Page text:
This past Thursday, November 24, I was lucky enough to get to spend a glorious, warm (70 degrees Fahrenheit in Colorado Springs proper) day at the Cheyenne Mountain Zoo. It made me realize how thankful I am for my fiancée, Heidi Genter, who works as an animal keeper there, and for the many natural wonders the world has to offer us.
I found it ironic that the zoo’s flock of wild turkeys roamed about their yard carefree on a day we celebrate by feasting on their domesticated brethren. They are really quite magnificent birds and it is exciting to encounter them in the wild. Benjamin Franklin, had he gotten his way, would have made them the National Bird, in fact.
The zoo has a magnificent moose exhibit, complete with a “lake” that the resident bull seems to truly enjoy. One appears to need faith that the animal can’t clear the low railing on the near side of the pond. I had to stand back to get this image!
I was also treated to a close view of an American Lynx that was gnawing on a treat provided by its keepers. It is unlikely that your average person will ever see one of these amazing cats in their natural habitat, so zoos are just about the only place you can glimpse one. Indeed, one regular zoo visitor exclaimed that you “never see that guy down this close (in its enclosure).”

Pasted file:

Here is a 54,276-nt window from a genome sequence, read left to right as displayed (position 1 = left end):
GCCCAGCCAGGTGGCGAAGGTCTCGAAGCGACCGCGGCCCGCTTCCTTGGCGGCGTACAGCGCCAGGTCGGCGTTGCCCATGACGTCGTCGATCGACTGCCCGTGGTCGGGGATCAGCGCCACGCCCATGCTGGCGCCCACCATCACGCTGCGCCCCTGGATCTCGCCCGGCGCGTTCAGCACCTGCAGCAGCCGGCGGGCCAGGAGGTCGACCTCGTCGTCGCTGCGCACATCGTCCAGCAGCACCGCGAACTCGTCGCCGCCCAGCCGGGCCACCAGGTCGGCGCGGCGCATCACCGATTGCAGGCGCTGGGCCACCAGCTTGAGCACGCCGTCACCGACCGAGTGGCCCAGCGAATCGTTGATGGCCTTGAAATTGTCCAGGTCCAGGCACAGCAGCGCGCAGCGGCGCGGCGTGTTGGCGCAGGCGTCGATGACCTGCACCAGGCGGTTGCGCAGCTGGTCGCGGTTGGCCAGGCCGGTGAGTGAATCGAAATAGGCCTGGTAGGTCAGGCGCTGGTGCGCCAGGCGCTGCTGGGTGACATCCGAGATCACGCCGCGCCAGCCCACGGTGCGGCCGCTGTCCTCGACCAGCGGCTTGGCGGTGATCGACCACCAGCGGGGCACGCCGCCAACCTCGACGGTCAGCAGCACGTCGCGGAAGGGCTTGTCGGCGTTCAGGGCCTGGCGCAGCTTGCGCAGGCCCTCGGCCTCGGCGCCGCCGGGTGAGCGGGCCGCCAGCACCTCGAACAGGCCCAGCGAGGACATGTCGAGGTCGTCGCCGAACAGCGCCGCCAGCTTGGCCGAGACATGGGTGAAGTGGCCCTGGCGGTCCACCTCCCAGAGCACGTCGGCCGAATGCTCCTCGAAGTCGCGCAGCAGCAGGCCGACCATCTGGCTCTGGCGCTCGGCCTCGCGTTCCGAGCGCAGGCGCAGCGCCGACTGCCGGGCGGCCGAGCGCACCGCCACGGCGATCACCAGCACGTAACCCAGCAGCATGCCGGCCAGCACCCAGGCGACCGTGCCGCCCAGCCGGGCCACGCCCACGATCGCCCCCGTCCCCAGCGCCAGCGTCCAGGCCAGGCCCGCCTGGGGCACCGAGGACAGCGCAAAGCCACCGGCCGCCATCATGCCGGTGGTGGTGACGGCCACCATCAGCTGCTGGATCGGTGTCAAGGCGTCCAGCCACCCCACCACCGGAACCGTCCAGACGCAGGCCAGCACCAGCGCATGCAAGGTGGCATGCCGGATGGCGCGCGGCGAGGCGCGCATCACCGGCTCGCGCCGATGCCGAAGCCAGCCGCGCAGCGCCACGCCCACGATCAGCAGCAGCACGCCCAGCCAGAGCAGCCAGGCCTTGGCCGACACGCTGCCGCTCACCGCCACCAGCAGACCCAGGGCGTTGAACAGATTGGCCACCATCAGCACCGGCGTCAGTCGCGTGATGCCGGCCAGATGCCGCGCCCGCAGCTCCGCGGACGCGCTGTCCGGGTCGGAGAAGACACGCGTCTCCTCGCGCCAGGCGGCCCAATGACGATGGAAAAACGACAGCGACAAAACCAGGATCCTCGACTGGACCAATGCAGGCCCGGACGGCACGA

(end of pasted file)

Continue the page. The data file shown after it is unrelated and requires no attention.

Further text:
The warm temperatures even brought out a few insects, including this Western Paper Wasp, Mischocyttarus flavitarsis, prowling among pine needles for any last bit of honeydew from the now dormant conifer aphids.
Even some flowers were blooming. A lone rabbitbrush (Chrysothamnus or Ericameria) had fresh blossoms, much later in the season than normal, but Witch Hazel regularly blooms in the late autumn or early winter.
Here’s hoping that the remaining holidays allow you time to enjoy the great outdoors and discover your own hidden treasures and favorite (wild) things.